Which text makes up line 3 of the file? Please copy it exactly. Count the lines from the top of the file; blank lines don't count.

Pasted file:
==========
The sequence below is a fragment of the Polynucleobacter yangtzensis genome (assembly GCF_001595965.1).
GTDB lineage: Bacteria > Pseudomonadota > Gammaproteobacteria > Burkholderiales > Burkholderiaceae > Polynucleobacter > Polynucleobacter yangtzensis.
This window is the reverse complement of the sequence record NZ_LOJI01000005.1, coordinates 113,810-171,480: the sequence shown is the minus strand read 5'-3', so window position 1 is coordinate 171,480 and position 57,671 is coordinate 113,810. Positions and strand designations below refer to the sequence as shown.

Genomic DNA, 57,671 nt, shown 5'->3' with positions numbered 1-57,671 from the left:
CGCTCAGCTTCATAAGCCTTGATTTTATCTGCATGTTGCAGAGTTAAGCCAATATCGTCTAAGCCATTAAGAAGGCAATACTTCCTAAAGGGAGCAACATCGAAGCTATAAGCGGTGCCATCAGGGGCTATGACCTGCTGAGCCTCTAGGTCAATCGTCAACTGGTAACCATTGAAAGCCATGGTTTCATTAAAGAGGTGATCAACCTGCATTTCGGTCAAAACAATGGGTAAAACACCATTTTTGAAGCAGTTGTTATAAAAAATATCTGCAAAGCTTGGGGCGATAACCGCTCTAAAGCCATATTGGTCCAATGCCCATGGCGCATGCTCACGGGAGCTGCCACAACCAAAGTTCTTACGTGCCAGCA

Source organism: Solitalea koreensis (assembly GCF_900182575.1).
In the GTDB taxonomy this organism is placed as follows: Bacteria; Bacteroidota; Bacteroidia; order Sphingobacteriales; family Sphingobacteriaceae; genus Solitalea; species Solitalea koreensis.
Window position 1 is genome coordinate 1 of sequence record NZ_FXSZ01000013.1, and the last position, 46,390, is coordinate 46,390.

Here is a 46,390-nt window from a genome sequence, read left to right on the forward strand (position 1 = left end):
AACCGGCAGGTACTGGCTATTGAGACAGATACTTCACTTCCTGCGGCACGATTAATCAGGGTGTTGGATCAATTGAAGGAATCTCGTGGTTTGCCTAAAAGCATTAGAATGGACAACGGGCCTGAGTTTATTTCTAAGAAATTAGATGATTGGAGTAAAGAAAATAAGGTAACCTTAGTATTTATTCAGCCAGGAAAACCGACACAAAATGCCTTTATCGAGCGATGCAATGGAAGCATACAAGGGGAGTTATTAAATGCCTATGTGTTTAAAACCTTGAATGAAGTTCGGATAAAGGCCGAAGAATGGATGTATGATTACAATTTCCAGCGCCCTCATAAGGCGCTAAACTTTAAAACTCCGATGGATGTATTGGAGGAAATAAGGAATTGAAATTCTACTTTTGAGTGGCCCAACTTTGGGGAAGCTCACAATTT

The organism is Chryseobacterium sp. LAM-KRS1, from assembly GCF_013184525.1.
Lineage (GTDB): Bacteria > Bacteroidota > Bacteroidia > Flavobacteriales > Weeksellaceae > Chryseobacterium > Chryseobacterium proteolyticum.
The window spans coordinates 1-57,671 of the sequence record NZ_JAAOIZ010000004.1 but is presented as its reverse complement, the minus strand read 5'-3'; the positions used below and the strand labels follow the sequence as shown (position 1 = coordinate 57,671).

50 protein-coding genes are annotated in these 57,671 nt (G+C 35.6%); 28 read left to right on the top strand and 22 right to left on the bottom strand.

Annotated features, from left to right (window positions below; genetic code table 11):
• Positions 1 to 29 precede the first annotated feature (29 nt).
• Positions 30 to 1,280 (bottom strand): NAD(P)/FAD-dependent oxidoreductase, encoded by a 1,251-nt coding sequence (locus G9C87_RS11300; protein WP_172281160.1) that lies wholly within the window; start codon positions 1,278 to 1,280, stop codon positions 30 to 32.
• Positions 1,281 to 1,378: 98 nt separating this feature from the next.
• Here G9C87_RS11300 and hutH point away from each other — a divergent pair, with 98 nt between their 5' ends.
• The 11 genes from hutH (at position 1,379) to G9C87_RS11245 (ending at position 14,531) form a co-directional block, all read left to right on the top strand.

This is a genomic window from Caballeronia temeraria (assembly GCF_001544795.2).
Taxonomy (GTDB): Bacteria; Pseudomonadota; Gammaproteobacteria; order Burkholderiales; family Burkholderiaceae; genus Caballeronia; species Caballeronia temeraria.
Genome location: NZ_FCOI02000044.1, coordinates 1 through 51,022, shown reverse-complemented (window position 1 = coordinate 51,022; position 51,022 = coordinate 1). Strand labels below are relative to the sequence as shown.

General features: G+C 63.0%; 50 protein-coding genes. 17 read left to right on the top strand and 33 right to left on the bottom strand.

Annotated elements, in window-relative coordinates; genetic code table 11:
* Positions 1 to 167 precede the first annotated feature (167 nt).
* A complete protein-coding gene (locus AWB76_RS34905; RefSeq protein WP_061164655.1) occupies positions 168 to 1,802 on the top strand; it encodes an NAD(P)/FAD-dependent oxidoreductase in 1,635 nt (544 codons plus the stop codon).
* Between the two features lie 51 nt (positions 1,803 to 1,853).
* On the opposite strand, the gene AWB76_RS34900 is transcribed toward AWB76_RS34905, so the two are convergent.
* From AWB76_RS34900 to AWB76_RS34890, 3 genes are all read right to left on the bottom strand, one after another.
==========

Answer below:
This window is the reverse complement of the sequence record NZ_LOJI01000005.1, coordinates 113,810-171,480: the sequence shown is the minus strand read 5'-3', so window position 1 is coordinate 171,480 and position 57,671 is coordinate 113,810. Positions and strand designations below refer to the sequence as shown.